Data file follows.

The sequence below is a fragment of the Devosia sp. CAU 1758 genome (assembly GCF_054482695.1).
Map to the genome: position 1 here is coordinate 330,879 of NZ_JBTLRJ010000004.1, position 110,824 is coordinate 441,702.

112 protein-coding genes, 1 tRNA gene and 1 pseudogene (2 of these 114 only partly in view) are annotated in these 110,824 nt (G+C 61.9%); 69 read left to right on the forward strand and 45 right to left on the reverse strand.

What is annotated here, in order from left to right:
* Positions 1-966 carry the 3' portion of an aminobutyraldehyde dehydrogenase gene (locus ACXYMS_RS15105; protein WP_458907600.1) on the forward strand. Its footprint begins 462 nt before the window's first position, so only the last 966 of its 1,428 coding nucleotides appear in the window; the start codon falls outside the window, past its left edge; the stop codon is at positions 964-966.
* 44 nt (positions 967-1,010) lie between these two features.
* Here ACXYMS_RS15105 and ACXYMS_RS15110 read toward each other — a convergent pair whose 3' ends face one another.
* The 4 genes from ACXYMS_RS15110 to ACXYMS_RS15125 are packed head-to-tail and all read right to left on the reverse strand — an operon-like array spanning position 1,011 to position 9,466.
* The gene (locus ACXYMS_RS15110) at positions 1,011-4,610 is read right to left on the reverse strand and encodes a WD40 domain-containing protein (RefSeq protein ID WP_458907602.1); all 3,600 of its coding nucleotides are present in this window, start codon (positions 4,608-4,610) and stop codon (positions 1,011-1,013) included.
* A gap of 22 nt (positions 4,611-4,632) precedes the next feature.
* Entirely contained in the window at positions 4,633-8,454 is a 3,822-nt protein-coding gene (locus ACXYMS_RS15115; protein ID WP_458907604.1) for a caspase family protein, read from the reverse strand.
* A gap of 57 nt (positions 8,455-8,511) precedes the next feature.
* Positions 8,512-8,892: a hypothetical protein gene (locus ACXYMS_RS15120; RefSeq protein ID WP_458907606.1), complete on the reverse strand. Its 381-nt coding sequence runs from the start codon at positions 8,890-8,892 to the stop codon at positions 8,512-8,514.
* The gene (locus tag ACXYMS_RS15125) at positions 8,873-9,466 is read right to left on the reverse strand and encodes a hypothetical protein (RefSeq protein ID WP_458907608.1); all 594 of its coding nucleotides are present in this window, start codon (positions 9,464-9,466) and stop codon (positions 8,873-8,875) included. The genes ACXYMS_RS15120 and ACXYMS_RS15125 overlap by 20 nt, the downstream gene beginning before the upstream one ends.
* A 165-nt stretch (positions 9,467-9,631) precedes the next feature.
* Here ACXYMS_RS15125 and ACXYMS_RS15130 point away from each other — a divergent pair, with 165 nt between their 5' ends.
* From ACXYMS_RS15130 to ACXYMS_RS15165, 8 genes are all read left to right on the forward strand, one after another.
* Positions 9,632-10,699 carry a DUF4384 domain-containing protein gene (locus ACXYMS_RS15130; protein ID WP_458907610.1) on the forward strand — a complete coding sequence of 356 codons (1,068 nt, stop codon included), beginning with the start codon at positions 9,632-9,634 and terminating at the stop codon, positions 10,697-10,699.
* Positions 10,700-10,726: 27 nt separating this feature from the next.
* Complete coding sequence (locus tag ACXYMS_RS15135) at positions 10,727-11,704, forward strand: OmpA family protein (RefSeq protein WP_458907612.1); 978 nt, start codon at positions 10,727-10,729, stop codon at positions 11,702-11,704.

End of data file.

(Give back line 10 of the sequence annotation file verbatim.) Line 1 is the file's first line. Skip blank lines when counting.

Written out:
* A gap of 22 nt (positions 4,611-4,632) precedes the next feature.